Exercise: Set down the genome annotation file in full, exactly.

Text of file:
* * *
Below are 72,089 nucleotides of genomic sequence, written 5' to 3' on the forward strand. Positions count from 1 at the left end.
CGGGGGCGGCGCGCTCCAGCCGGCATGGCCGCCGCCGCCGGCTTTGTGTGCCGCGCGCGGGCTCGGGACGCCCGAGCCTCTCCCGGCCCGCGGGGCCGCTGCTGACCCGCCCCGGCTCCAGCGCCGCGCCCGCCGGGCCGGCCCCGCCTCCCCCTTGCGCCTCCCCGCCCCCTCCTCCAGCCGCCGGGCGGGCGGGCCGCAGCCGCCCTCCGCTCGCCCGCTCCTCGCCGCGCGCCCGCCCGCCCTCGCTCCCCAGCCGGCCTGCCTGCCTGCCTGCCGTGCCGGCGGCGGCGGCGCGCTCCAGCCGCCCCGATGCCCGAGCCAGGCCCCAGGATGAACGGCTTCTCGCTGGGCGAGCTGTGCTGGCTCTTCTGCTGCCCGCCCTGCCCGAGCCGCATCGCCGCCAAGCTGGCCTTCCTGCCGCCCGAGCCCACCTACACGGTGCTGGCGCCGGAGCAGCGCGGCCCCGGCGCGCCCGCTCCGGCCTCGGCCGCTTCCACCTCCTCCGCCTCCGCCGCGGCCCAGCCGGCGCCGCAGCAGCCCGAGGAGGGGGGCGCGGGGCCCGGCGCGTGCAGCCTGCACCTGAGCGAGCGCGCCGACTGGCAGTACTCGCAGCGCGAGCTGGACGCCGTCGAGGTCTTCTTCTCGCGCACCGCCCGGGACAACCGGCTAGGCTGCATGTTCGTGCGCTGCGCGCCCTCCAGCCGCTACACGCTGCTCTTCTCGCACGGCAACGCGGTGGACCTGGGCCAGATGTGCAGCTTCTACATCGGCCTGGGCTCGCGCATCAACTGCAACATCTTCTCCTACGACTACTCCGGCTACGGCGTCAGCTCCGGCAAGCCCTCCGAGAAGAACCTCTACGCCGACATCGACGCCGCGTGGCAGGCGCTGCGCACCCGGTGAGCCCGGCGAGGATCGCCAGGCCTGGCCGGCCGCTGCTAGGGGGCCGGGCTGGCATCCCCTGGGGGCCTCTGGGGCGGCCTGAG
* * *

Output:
Below are 72,089 nucleotides of genomic sequence, written 5' to 3' on the forward strand. Positions count from 1 at the left end.
CGGGGGCGGCGCGCTCCAGCCGGCATGGCCGCCGCCGCCGGCTTTGTGTGCCGCGCGCGGGCTCGGGACGCCCGAGCCTCTCCCGGCCCGCGGGGCCGCTGCTGACCCGCCCCGGCTCCAGCGCCGCGCCCGCCGGGCCGGCCCCGCCTCCCCCTTGCGCCTCCCCGCCCCCTCCTCCAGCCGCCGGGCGGGCGGGCCGCAGCCGCCCTCCGCTCGCCCGCTCCTCGCCGCGCGCCCGCCCGCCCTCGCTCCCCAGCCGGCCTGCCTGCCTGCCTGCCGTGCCGGCGGCGGCGGCGCGCTCCAGCCGCCCCGATGCCCGAGCCAGGCCCCAGGATGAACGGCTTCTCGCTGGGCGAGCTGTGCTGGCTCTTCTGCTGCCCGCCCTGCCCGAGCCGCATCGCCGCCAAGCTGGCCTTCCTGCCGCCCGAGCCCACCTACACGGTGCTGGCGCCGGAGCAGCGCGGCCCCGGCGCGCCCGCTCCGGCCTCGGCCGCTTCCACCTCCTCCGCCTCCGCCGCGGCCCAGCCGGCGCCGCAGCAGCCCGAGGAGGGGGGCGCGGGGCCCGGCGCGTGCAGCCTGCACCTGAGCGAGCGCGCCGACTGGCAGTACTCGCAGCGCGAGCTGGACGCCGTCGAGGTCTTCTTCTCGCGCACCGCCCGGGACAACCGGCTAGGCTGCATGTTCGTGCGCTGCGCGCCCTCCAGCCGCTACACGCTGCTCTTCTCGCACGGCAACGCGGTGGACCTGGGCCAGATGTGCAGCTTCTACATCGGCCTGGGCTCGCGCATCAACTGCAACATCTTCTCCTACGACTACTCCGGCTACGGCGTCAGCTCCGGCAAGCCCTCCGAGAAGAACCTCTACGCCGACATCGACGCCGCGTGGCAGGCGCTGCGCACCCGGTGAGCCCGGCGAGGATCGCCAGGCCTGGCCGGCCGCTGCTAGGGGGCCGGGCTGGCATCCCCTGGGGGCCTCTGGGGCGGCCTGAG